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  1. AlJapone's Avatar
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    #1

    Besides, who are you that you should be setting a price upon your friendship?

    Besides, who are you that you should be setting a price upon your friendship?
    A sentence from On Friendship by A. Clutton-Brock

    Dear Sirs.

    I do not know what to make of 'that' in the above sentence. Please give me some advice to analyze this construction.

    Best wishes,


    AlJapone

  2. Frank Antonson's Avatar
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    #2

    Re: Besides, who are you that you should be setting a price upon your friendship?

    That's a good one.

    My first thought is that "that" is a relative pronoun and the subject in the adjective clause with the second "you" as an appositive. The first "you" is the antecedent to the "that". But I am not sure that that explains the sentence. I willing happily read other suggestions.

  3. AlJapone's Avatar
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    #3

    Re: Besides, who are you that you should be setting a price upon your friendship?

    Hello,

    Even if it is possible to paraphrase our sentence as follows:
    Besides, who are you if you should be you setting a price upon your friendship?
    I believe there still remains a problem: that relating the complement in sub-clause to the subject in main-clause.
    Or is it that "who" is the subject in the original sentence and you, complement; so there is no problem?


    Best wishes,


    AlJapone
    Last edited by AlJapone; 05-Jan-2011 at 01:11.

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    #4

    Re: Besides, who are you that you should be setting a price upon your friendship?

    It seems a bit more complex than an apposition on "you".

    There are many sentences that follow this pattern:

    What is man, that thou art mindful of him. (Psalm 8:4 -- thou art = you are)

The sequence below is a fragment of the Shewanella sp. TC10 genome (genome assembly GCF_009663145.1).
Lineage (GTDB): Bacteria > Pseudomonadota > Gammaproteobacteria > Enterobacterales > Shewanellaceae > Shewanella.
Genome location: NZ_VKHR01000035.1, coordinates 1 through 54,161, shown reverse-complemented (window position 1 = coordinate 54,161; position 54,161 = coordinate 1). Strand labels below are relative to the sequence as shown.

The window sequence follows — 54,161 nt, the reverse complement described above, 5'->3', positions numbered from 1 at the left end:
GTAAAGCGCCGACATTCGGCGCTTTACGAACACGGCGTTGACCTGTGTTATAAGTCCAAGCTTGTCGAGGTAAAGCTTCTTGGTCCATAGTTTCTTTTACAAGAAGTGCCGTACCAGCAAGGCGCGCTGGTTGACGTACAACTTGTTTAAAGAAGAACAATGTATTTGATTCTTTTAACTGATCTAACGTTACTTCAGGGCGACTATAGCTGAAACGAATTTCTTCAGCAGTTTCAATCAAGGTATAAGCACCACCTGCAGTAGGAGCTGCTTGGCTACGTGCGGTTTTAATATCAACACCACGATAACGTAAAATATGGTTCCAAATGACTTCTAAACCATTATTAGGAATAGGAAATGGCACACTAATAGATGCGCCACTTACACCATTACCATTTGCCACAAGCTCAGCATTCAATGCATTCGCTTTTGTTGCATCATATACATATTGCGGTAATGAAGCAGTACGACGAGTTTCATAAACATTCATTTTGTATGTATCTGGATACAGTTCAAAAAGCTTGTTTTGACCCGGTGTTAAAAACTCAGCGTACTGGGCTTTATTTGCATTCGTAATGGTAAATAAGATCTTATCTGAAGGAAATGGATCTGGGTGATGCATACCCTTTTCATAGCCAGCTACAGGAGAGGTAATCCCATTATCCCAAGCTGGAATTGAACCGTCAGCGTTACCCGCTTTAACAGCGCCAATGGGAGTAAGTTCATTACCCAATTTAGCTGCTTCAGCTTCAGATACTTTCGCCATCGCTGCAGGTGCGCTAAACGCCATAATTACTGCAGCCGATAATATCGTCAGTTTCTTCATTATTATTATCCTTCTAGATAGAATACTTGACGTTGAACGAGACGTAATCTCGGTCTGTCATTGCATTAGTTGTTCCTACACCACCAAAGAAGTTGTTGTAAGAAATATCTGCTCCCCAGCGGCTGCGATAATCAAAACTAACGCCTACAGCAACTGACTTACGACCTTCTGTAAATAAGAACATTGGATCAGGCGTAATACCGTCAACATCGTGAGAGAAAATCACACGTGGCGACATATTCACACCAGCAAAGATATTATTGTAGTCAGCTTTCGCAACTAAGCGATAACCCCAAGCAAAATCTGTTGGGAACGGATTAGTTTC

On this day when we hear His voice let us not harden our hearts, but let us give our hearts and bodies to Him, and our lives to Him, that we may live in peace in this world...

    The two religious quotations reflect that the pattern is really quite literary, even high, style.

    I would say it's an adverbial clause (perhaps an adverb of manner -- answers the question "how") -- modifying the entire sentence before it -- or, I suppose, the verb if you must so insist. You may think of there being an omitted "such" before "that".

    There is a nice correspondence to this in formal logic. The grammatical subject and complements ("x", "y") and the verb ("P") correspond to a predicate P(x,y).

    Then the constuction really is as follows:

    P(x,y). How P(x,y)? P(x,y) such that Q(z).

    Who are you? Who are you, such that you should be setting a price upon your friendship?

    I realize my suggestion is quite complicated, but it does apply equally to the similar sentences above, where an apposition is not really apparent.

    頑張った.
    Last edited by abaka; 05-Jan-2011 at 06:25.

  4. AlJapone's Avatar
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    #5

    Re: Besides, who are you that you should be setting a price upon your friendship?

    Dear Sirs.

    I retract my opinion stated in my second post. As always, Google helped me.

    who are you that you should not believe in fairy tales?
    Who are you that you should say these things to us?
    Who are you that you plant your seeds of destruction?
    who are you that you are afraid of man who dies,
    Who are you that you should find fault with the servant of another?

    I get an impression from these examples that 'that' functions in them as a conjunction introducing a clause that restrictively describes a listner's caracteristics, probably regrettable ones; the listner or listners may well be actual or potential.

    I am not sure about to which definition out of many that dictionaries offer these examples match.

    Best wishes.


    AlJapone

    Ohazukashii kagiridesu

  5. Frank Antonson's Avatar
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    #6